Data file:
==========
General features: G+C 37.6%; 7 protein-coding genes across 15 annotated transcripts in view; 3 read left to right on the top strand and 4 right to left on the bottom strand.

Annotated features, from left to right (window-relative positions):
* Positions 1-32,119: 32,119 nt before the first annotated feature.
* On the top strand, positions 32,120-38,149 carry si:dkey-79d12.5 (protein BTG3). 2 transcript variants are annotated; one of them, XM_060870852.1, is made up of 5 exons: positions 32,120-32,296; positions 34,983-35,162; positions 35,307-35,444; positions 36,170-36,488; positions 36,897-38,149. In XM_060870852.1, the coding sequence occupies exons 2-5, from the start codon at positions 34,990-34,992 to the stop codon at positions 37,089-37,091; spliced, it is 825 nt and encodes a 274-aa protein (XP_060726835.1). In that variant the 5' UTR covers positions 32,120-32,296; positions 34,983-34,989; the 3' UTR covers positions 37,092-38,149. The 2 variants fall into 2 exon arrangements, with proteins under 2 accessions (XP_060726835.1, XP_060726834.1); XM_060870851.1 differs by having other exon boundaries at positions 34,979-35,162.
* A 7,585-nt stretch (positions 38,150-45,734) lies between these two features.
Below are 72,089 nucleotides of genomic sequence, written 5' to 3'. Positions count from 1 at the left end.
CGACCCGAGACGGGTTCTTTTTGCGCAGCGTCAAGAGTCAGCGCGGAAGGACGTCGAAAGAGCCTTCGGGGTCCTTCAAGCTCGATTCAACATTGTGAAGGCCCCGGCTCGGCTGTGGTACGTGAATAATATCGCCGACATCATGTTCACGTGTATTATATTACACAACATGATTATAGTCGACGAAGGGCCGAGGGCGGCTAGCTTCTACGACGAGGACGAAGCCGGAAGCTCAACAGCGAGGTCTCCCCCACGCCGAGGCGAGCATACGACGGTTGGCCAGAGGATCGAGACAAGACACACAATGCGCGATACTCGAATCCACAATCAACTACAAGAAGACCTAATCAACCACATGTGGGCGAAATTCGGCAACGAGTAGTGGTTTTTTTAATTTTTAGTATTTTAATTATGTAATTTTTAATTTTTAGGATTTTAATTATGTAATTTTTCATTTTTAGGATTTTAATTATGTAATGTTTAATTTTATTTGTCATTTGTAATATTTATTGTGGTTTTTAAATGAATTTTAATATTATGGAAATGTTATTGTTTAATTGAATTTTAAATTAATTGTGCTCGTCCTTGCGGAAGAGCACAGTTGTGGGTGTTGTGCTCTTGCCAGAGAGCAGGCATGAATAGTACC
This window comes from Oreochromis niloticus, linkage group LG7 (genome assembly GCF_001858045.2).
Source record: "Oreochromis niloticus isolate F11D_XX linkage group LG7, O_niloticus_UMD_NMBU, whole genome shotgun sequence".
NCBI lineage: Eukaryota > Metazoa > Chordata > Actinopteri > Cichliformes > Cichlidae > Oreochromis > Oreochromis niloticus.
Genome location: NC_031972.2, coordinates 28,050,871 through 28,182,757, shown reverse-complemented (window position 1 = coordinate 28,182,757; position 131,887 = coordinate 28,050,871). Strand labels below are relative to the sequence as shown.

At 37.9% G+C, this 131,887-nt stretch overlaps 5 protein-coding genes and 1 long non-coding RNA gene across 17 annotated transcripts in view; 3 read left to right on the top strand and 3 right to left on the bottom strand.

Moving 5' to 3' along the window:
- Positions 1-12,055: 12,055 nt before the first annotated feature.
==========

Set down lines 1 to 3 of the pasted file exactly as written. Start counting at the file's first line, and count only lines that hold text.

General features: G+C 37.6%; 7 protein-coding genes across 15 annotated transcripts in view; 3 read left to right on the top strand and 4 right to left on the bottom strand.

Annotated features, from left to right (window-relative positions):
* Positions 1-32,119: 32,119 nt before the first annotated feature.